An open letter to conference’s organizers

I got my first international speaking opportunity in 2012. After sending countless proposals and getting just as many rejects I got an email from DevReach telling me I got accepted – I remember reading it twice just to make sure. Speaking on DevReach was a big change from the user group talks I’ve done until then (and still do) – it was an amazing conference and I had the time of my life. Since then I’ve spoke at many other conferences and enjoyed every single one of them. However over the years I’ve noticed several things that some conferences did better than others – I’m not talking about the venue, number of speakers or the food/snacks but rather I’d like to focus on the relation between the single speaker and the conference’s organizers.

But first of all – if you’re a conference organizer I’d like to say one thing:

Thank you!

I’d like to say it again – thank you!

If you ever helped organize a conference – you’ve helped make our craft better and made a difference to countless other developers. You’ve labored for days (and nights) so that other practitioners of our craft can learn things that will make them better at their job while having a damn good time on top of that.

Thank you for providing a place to share ideas and learn new things – and if by chance you’re responsible for a conference I was fortunate to speak at – I will ever be in your debt (or owe you a beer).

Having said that, there are three things I’ve noticed some conference employ which I  wish all conference would do – I guess that the whole purpose of this post – and so without further ado let’s talk about the very beginning – how to find out about your conference: 

Please help me find out about your conference

As a speaker there is nothing more frustrating than finding out that you’ve just missed a conference’s CFP (Call For Papers) – that magical time in which you can submit talk abstracts to be considered, evaluated and even be selected as a fitting topic for that conference.

Some conference have a notification in place if you’ve already spoken at a conference in the past or it has a speaker mailing list. Otherwise a speaker needs to scan the internet with the hope of not missing another conference for the third time in a row. I do try, but I miss conferences CFP all the time even with good friends helping me catch CFPs, and following many twitter accounts as well as searching the internet on a monthly basis – I still find that catching the right conference is just too hard.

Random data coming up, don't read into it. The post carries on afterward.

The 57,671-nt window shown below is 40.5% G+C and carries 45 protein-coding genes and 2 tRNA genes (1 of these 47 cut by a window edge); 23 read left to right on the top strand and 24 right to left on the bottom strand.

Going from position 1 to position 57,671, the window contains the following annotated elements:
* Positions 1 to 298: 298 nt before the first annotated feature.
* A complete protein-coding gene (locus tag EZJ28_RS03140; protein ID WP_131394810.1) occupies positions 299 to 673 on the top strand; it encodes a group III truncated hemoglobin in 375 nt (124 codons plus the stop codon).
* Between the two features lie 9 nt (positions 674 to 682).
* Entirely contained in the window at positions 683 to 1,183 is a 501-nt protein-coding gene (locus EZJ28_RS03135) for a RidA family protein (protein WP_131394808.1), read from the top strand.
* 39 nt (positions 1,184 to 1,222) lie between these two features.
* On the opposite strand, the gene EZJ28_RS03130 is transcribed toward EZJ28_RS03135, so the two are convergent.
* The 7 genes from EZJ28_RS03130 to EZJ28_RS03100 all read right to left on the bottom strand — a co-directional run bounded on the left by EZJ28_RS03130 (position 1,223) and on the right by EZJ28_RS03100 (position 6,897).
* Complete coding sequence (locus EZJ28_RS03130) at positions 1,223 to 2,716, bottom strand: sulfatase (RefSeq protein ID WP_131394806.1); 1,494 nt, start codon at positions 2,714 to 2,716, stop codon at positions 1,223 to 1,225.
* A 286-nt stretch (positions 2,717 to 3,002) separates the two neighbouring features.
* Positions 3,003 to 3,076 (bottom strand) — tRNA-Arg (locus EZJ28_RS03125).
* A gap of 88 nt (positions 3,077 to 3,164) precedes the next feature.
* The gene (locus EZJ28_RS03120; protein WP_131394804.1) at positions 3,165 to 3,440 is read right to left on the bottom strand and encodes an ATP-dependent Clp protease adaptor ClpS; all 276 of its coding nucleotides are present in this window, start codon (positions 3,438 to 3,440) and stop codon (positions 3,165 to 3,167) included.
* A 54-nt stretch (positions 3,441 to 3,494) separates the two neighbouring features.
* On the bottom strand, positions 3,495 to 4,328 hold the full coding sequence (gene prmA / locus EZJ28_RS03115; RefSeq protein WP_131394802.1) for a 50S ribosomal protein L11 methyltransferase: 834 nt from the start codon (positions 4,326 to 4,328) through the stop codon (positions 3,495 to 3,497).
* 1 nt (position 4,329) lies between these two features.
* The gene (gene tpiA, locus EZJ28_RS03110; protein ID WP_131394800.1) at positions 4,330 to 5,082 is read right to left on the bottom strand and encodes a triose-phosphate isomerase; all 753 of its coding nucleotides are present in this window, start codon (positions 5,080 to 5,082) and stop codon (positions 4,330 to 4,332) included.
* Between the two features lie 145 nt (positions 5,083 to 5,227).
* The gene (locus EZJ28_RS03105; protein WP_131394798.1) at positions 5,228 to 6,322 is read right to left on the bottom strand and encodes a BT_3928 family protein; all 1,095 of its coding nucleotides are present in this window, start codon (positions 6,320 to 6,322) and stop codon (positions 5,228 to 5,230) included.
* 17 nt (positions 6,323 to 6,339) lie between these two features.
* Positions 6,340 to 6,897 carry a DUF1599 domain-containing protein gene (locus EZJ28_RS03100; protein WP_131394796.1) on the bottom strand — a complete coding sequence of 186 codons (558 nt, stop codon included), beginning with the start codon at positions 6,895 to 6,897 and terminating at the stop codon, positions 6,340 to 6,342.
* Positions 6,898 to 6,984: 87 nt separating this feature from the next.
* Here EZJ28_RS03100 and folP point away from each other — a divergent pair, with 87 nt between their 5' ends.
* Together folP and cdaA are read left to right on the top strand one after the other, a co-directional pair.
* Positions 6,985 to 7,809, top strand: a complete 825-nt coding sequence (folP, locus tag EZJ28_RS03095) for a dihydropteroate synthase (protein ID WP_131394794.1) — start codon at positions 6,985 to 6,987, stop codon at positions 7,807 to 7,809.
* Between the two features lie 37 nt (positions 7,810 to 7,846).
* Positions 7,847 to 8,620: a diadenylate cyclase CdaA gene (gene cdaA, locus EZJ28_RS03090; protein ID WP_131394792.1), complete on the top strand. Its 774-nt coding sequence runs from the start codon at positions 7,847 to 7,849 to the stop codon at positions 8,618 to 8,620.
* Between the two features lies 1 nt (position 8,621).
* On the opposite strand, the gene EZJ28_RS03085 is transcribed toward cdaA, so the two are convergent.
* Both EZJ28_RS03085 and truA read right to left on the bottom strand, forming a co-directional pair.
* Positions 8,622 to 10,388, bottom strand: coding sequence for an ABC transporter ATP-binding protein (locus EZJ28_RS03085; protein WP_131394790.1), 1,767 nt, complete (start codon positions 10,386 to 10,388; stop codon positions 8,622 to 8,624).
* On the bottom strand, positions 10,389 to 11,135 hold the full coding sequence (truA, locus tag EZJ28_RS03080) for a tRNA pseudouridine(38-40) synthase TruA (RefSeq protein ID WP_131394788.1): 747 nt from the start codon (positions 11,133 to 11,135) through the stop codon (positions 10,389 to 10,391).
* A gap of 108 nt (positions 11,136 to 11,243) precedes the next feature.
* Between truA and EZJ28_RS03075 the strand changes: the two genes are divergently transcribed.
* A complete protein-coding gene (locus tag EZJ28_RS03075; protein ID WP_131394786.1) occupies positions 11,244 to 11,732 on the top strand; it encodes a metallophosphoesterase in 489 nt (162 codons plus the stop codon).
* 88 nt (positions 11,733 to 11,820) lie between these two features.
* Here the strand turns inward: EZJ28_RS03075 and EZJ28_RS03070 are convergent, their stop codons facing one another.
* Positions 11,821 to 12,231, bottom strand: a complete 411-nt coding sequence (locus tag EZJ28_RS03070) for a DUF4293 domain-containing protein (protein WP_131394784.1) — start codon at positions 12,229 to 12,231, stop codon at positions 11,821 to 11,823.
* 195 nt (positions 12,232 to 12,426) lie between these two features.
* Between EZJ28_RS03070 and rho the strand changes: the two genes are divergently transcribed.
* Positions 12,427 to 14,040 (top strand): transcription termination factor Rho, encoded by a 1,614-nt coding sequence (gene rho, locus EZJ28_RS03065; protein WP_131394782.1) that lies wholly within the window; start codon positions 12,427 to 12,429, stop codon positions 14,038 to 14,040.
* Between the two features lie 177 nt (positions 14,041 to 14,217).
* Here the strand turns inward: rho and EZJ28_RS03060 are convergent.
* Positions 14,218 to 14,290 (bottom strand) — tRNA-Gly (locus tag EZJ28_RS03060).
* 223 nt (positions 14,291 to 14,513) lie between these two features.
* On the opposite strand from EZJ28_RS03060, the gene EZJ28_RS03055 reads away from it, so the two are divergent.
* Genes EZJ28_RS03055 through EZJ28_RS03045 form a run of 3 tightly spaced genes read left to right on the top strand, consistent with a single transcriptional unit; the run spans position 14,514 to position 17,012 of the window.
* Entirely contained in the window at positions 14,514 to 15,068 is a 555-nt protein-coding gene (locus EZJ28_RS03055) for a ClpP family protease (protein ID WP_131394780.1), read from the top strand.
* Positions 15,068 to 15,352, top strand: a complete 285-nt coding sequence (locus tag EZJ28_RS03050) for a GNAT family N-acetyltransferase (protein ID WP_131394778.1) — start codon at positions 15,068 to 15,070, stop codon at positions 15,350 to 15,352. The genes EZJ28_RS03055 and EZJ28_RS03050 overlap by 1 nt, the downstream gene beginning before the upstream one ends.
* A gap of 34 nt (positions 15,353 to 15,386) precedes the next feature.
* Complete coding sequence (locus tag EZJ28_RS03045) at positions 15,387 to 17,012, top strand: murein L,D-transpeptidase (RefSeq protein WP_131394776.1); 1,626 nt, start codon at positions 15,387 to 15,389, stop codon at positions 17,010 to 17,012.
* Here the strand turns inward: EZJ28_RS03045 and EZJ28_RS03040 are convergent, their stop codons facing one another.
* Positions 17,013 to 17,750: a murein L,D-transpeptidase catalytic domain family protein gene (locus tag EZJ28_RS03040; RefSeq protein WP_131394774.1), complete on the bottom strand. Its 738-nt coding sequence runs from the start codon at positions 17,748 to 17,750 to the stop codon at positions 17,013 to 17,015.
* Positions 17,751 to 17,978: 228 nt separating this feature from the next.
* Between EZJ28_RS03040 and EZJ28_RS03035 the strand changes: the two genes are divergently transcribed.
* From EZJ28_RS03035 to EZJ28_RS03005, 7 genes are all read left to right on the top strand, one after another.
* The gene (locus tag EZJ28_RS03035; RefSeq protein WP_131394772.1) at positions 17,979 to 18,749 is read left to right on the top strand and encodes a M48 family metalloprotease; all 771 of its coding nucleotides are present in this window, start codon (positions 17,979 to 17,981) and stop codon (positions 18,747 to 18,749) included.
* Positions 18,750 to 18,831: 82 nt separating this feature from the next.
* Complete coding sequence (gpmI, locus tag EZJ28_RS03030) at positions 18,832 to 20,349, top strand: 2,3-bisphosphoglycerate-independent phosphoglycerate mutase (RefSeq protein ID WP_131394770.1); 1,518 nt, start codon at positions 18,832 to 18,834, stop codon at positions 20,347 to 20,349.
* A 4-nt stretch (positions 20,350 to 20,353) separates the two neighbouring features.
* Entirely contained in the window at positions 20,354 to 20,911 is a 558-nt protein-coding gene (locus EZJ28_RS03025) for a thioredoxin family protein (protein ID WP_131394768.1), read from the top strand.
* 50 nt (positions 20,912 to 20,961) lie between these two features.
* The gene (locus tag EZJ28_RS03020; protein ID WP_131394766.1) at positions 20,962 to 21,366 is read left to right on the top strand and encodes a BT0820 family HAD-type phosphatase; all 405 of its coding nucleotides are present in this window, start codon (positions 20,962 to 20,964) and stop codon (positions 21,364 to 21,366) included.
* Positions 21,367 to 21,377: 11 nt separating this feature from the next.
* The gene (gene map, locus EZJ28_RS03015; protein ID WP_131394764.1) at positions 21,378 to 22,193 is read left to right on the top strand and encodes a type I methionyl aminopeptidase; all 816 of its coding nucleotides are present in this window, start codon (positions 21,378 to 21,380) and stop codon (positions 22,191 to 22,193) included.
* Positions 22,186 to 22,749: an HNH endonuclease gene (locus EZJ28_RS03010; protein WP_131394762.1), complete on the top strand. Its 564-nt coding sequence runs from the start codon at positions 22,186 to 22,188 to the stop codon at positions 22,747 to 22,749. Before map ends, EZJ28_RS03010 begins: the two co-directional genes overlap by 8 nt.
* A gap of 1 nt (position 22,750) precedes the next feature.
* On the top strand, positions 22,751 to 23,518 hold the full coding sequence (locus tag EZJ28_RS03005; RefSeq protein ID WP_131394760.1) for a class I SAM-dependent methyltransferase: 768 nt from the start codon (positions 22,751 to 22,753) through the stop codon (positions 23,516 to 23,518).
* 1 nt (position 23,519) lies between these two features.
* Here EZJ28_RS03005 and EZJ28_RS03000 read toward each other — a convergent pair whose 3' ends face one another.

So if you want to make potential speakers lives easier – just create a mailing list and send us an email so we know when your conference is looking for speakers.

Make the speaker’s “benefits” known upfront (I.e. reimbursement)

Some conferences offer travel and/or hotel reimbursements while other offer different forms of compensation and some conferences don’t offer any – which is ok.

Not all conferences have the same budget – some have sponsors and ticket sales, while other are free and so cannot help the speaker with any travel or boarding costs – what you can or would provide your speakers it strictly up to you. All of this is well but the least you can do is let me know up-front.

The first thing I look for before submitting a few talks is if I’ll need to pay in order to speak, I need to be able to decide if the cost of travel and/or hotel on top of lost work days is worth speaking at your conference – if you let me know in time I might get an employer to cover some of the costs or even sponsor your conference, or I decide not to waste both our time.

In the last year I had to refuse a few speaking opportunities because the conference organizer notified me that I’ll need to cover my plane ticket only after my talk was already accepted and it was too late to do anything about it – other than cancel my appearance.

Help be become a better speaker (a.k.a feedback)

Everyone want to improve. If you’ve just rejected my session(s) – take a minute and tell me why. I used to send emails back to organizers asking what they did not like about my proposals – and gained a lot from their response. One conference which I like and respect did something even better – they post the reasons they have rejected your talks in your personal space on their site – so you get an explanation on how you can improve the next time you send session proposals.

Once a talk is over I like to talk with the audience to find out if they liked my talk and which parts they think were better and which should be tossed away. Some conferences do a good job of providing valuable, usable feedback as quickly as they can – and I wish I had proper feedback for each session I ever given.

Conclusion

This post is not a rant. Most of the conferences I spoke at over the years employed at least one of the practices mentioned  above. It’s all a matter of thinking about the speaker which in turn would help you make your conference great.

So if you’re planning a new conference or about to have the 99th year of an existing conference I wish you take the points I wrote about to heart.

And for the rest of you – the next time you go to an conference remember that someone worked hard to make sure you have a good time and be able to learn new cool things – and say thanks the organizers.

 

Until then – Happy coding…

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